He never married and, it seems, neither did his two brothers. Curious, don’t you think?

In any event, while he lived close to 20 years in Sault Ste Marie, he in habited this oddly charming small home. He was a gregarious, over-confident dreamer, and I bet spending an evening in his company was fun.

If you want to know more, check this out: http://www.city.sault-ste-marie.on.ca/library/Clergue_Personality.html

Comments

I can “feel”the vacation in those pictures. Interesting.

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Kids & Books & Boxes & Paper Towels Tubes

Two things today – both related to schools.

1. I’ve volunteered for three years at Whittier Elementary School in Waukesha.  Once a week I walk out of my world into 3rd grade world and while I am there, my world simply disappears!

If you are the kind of person who is fond of kids who have ordinary and extraordinary challenges with reading and learning and doing kid-math – please consider being a volunteer, too.  You can call up schools near you. 

Location, location, location...

Here is another short MB take on the impeachment hearings.

Why Ukraine?  

Location, location, location.

Trump wanted the Ukrainians to turn the Biden name into a scandal. Trump is obviously in the thrall of Putin; whether this is criminal or simply his dangerous fascination with strongmen is the questions du jour. In any case, it seems likely that Trump Whisperer Putin suggested, “All you need to do is connect Biden to graft and you can win this election. Worked the last time, didn’t it…”?

Because Putin wants to run Ukraine.  

Why?

Follow the money.

When they tell you who they are...

I have a very big cold.  Not all that relevant to you but aggravating to me. Anyway, last night I coughed and woke myself up a lot; I had time in which to to think about the impeachment hearing drama in Washington.  I don’t have that much to say all at once. But I am noting particular things as this goes along and I am going to say them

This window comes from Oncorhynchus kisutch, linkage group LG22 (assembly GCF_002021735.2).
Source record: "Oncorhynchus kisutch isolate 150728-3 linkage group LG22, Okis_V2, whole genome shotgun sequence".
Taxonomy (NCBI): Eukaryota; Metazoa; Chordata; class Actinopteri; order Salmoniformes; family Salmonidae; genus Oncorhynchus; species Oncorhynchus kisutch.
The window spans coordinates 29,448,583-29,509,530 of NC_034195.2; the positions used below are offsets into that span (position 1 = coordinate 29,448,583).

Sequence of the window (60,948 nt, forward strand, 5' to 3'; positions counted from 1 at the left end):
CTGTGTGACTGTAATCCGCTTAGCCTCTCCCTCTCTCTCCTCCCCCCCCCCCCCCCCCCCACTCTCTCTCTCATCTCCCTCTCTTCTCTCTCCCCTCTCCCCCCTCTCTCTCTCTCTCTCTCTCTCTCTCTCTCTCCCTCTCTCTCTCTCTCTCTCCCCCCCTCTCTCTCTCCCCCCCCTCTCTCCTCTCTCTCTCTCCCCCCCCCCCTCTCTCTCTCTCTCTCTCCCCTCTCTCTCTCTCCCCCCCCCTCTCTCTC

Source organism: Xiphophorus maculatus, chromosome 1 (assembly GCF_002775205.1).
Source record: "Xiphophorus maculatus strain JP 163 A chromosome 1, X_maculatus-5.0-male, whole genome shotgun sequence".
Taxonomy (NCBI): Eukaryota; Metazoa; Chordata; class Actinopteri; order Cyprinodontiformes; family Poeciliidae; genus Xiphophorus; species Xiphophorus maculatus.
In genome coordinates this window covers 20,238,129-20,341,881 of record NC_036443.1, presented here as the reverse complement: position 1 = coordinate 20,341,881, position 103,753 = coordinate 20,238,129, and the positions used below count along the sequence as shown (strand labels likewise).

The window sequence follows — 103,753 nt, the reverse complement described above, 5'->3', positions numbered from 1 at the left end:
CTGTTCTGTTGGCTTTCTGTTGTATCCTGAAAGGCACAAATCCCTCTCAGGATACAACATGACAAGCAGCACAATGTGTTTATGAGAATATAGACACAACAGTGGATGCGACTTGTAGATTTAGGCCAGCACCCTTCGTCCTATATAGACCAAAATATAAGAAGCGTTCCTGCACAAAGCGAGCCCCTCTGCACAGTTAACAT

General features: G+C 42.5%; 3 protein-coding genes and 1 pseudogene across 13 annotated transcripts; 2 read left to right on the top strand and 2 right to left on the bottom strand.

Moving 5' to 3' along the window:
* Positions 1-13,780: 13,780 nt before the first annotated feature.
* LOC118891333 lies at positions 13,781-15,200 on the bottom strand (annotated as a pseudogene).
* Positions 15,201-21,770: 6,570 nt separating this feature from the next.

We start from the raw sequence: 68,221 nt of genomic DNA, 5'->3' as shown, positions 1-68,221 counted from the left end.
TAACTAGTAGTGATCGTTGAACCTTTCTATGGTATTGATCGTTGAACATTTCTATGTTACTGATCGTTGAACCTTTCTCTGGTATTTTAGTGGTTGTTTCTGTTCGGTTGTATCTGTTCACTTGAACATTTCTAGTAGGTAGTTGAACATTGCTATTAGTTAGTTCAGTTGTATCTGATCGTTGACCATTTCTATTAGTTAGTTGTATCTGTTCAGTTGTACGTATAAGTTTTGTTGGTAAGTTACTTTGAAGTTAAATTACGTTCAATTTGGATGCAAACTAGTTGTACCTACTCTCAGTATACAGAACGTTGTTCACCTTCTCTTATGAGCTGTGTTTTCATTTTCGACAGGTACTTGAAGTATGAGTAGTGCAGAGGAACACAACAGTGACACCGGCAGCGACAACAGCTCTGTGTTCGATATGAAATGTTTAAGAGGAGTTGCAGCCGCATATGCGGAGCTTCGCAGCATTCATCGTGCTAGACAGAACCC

On Friday Republicans on the House Intelligence Committee harangued about the “the unfairness” of impeachment hearing’s rules.

The Impeachment Hearings - Argh & Damn

Len and I watched a lot of the impeachment hearings this week. George Kent, William Taylor, and Marie Yovanovitch showed us the worthy, smart, and patriotic Americans still serving our nation. Or at least trying to do so behind the chaos and greed, the ineptitude and apparent bribery of the people in this administration. 

Some Sore Paw Thoughts

 Last night I read on the sofa for a couple hours. Then I came upstairs, brushed my teeth, and went to bed to read some more. Honest, that’s it. That’s mostly what I did yesterday. A few chores and errands. A lot of reading.

Then while turning one more page - my foot started to hurt! One moment nothing; next moment a big twitchy thing flared along the side of one foot. I rubbed it and tried to stretch the muscles but that made it worse, so I took ibuprofen and went to sleep. I woke this morning and although it hurts less, it still hurts.

Genius & Why you Shouldn't Judge a Fish by What it Can't Do

Someone asked me what I thought might be the definition of genius. (If you send me an open-ended question I might try to answer you, too.)

Here are some of my thoughts.  Because on Halloween, plus the day the House of Reps votes on how to proceed with the impeachment proceedings, plus California is on fire, plus there is a half of foot of snow out my window – why wouldn’t we talk about shades of genius?

Sometimes it's calming to talk about a situation that doesn't exactly affect many of us.